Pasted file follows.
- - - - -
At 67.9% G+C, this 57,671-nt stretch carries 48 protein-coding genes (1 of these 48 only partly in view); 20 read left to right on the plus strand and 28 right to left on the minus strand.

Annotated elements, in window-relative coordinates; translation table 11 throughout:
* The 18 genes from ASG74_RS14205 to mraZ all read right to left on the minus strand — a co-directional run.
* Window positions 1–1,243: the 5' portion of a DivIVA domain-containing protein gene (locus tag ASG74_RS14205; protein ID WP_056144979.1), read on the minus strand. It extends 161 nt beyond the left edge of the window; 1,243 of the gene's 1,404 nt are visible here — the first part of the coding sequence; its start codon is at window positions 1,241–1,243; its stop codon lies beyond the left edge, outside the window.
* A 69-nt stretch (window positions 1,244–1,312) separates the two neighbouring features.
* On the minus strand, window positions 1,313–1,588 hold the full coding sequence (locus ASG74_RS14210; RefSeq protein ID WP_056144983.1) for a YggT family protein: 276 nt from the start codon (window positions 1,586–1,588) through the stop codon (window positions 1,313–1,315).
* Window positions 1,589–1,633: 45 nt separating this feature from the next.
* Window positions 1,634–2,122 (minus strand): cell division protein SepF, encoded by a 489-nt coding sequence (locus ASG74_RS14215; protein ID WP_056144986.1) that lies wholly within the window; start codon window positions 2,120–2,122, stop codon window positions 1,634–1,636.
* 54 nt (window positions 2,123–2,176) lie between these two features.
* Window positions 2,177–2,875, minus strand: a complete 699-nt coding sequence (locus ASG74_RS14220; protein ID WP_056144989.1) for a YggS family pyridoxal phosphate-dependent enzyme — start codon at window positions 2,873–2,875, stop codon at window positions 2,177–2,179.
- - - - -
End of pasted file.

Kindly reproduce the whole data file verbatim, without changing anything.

At 67.9% G+C, this 57,671-nt stretch carries 48 protein-coding genes (1 of these 48 only partly in view); 20 read left to right on the plus strand and 28 right to left on the minus strand.

Annotated elements, in window-relative coordinates; translation table 11 throughout:
* The 18 genes from ASG74_RS14205 to mraZ all read right to left on the minus strand — a co-directional run.
* Window positions 1–1,243: the 5' portion of a DivIVA domain-containing protein gene (locus tag ASG74_RS14205; protein ID WP_056144979.1), read on the minus strand. It extends 161 nt beyond the left edge of the window; 1,243 of the gene's 1,404 nt are visible here — the first part of the coding sequence; its start codon is at window positions 1,241–1,243; its stop codon lies beyond the left edge, outside the window.
* A 69-nt stretch (window positions 1,244–1,312) separates the two neighbouring features.
* On the minus strand, window positions 1,313–1,588 hold the full coding sequence (locus ASG74_RS14210; RefSeq protein ID WP_056144983.1) for a YggT family protein: 276 nt from the start codon (window positions 1,586–1,588) through the stop codon (window positions 1,313–1,315).
* Window positions 1,589–1,633: 45 nt separating this feature from the next.
* Window positions 1,634–2,122 (minus strand): cell division protein SepF, encoded by a 489-nt coding sequence (locus ASG74_RS14215; protein ID WP_056144986.1) that lies wholly within the window; start codon window positions 2,120–2,122, stop codon window positions 1,634–1,636.
* 54 nt (window positions 2,123–2,176) lie between these two features.
* Window positions 2,177–2,875, minus strand: a complete 699-nt coding sequence (locus ASG74_RS14220; protein ID WP_056144989.1) for a YggS family pyridoxal phosphate-dependent enzyme — start codon at window positions 2,873–2,875, stop codon at window positions 2,177–2,179.